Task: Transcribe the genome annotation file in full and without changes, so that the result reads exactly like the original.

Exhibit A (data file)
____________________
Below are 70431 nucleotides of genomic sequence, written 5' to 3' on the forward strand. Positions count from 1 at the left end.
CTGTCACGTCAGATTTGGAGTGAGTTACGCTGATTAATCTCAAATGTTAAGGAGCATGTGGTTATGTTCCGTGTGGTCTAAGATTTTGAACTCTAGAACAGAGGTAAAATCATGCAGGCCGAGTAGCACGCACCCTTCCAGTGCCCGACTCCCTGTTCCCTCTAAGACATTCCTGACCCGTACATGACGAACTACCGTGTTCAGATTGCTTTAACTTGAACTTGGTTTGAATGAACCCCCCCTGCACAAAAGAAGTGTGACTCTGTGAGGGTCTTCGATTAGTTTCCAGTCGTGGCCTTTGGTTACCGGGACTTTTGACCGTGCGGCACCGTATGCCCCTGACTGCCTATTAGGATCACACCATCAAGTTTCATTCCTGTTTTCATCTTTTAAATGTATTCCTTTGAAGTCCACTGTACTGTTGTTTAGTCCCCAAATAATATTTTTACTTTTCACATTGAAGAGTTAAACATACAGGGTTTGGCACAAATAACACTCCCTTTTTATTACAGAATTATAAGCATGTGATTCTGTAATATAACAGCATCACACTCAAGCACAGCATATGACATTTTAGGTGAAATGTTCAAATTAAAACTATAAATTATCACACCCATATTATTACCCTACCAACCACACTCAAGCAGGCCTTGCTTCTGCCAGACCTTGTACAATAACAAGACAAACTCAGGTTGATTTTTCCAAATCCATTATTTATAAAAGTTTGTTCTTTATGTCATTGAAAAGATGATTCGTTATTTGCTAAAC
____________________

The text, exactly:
Below are 70431 nucleotides of genomic sequence, written 5' to 3' on the forward strand. Positions count from 1 at the left end.
CTGTCACGTCAGATTTGGAGTGAGTTACGCTGATTAATCTCAAATGTTAAGGAGCATGTGGTTATGTTCCGTGTGGTCTAAGATTTTGAACTCTAGAACAGAGGTAAAATCATGCAGGCCGAGTAGCACGCACCCTTCCAGTGCCCGACTCCCTGTTCCCTCTAAGACATTCCTGACCCGTACATGACGAACTACCGTGTTCAGATTGCTTTAACTTGAACTTGGTTTGAATGAACCCCCCCTGCACAAAAGAAGTGTGACTCTGTGAGGGTCTTCGATTAGTTTCCAGTCGTGGCCTTTGGTTACCGGGACTTTTGACCGTGCGGCACCGTATGCCCCTGACTGCCTATTAGGATCACACCATCAAGTTTCATTCCTGTTTTCATCTTTTAAATGTATTCCTTTGAAGTCCACTGTACTGTTGTTTAGTCCCCAAATAATATTTTTACTTTTCACATTGAAGAGTTAAACATACAGGGTTTGGCACAAATAACACTCCCTTTTTATTACAGAATTATAAGCATGTGATTCTGTAATATAACAGCATCACACTCAAGCACAGCATATGACATTTTAGGTGAAATGTTCAAATTAAAACTATAAATTATCACACCCATATTATTACCCTACCAACCACACTCAAGCAGGCCTTGCTTCTGCCAGACCTTGTACAATAACAAGACAAACTCAGGTTGATTTTTCCAAATCCATTATTTATAAAAGTTTGTTCTTTATGTCATTGAAAAGATGATTCGTTATTTGCTAAAC